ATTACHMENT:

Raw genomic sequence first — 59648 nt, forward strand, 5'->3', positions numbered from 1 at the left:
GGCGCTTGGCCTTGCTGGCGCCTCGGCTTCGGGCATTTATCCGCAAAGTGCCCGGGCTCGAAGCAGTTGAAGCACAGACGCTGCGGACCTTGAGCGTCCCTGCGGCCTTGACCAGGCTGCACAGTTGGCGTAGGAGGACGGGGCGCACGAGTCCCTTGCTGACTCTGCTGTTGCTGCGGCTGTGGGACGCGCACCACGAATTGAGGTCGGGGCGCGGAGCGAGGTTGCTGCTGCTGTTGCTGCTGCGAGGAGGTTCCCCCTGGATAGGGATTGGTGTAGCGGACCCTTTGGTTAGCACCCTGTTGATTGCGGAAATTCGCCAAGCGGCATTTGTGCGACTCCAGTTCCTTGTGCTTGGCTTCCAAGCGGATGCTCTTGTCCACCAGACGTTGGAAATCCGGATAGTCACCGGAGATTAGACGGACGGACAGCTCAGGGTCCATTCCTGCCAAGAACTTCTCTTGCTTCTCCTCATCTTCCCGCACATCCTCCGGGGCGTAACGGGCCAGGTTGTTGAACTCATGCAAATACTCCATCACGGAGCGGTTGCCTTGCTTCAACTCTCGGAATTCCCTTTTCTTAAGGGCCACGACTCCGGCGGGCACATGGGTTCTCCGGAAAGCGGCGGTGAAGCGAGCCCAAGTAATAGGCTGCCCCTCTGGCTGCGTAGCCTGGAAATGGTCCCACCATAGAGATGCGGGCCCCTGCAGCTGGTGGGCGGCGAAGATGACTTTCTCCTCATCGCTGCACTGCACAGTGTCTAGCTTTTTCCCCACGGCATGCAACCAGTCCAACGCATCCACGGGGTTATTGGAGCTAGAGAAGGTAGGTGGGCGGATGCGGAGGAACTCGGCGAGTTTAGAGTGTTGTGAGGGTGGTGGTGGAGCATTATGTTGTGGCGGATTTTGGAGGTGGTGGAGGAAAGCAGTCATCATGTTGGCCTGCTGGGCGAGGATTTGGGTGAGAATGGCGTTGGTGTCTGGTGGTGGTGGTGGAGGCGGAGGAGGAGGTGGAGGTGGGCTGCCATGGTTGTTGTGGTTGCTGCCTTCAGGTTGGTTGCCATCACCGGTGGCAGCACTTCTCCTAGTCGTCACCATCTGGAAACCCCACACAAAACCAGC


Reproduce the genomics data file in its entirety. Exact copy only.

Raw genomic sequence first — 59648 nt, forward strand, 5'->3', positions numbered from 1 at the left:
GGCGCTTGGCCTTGCTGGCGCCTCGGCTTCGGGCATTTATCCGCAAAGTGCCCGGGCTCGAAGCAGTTGAAGCACAGACGCTGCGGACCTTGAGCGTCCCTGCGGCCTTGACCAGGCTGCACAGTTGGCGTAGGAGGACGGGGCGCACGAGTCCCTTGCTGACTCTGCTGTTGCTGCGGCTGTGGGACGCGCACCACGAATTGAGGTCGGGGCGCGGAGCGAGGTTGCTGCTGCTGTTGCTGCTGCGAGGAGGTTCCCCCTGGATAGGGATTGGTGTAGCGGACCCTTTGGTTAGCACCCTGTTGATTGCGGAAATTCGCCAAGCGGCATTTGTGCGACTCCAGTTCCTTGTGCTTGGCTTCCAAGCGGATGCTCTTGTCCACCAGACGTTGGAAATCCGGATAGTCACCGGAGATTAGACGGACGGACAGCTCAGGGTCCATTCCTGCCAAGAACTTCTCTTGCTTCTCCTCATCTTCCCGCACATCCTCCGGGGCGTAACGGGCCAGGTTGTTGAACTCATGCAAATACTCCATCACGGAGCGGTTGCCTTGCTTCAACTCTCGGAATTCCCTTTTCTTAAGGGCCACGACTCCGGCGGGCACATGGGTTCTCCGGAAAGCGGCGGTGAAGCGAGCCCAAGTAATAGGCTGCCCCTCTGGCTGCGTAGCCTGGAAATGGTCCCACCATAGAGATGCGGGCCCCTGCAGCTGGTGGGCGGCGAAGATGACTTTCTCCTCATCGCTGCACTGCACAGTGTCTAGCTTTTTCCCCACGGCATGCAACCAGTCCAACGCATCCACGGGGTTATTGGAGCTAGAGAAGGTAGGTGGGCGGATGCGGAGGAACTCGGCGAGTTTAGAGTGTTGTGAGGGTGGTGGTGGAGCATTATGTTGTGGCGGATTTTGGAGGTGGTGGAGGAAAGCAGTCATCATGTTGGCCTGCTGGGCGAGGATTTGGGTGAGAATGGCGTTGGTGTCTGGTGGTGGTGGTGGAGGCGGAGGAGGAGGTGGAGGTGGGCTGCCATGGTTGTTGTGGTTGCTGCCTTCAGGTTGGTTGCCATCACCGGTGGCAGCACTTCTCCTAGTCGTCACCATCTGGAAACCCCACACAAAACCAGC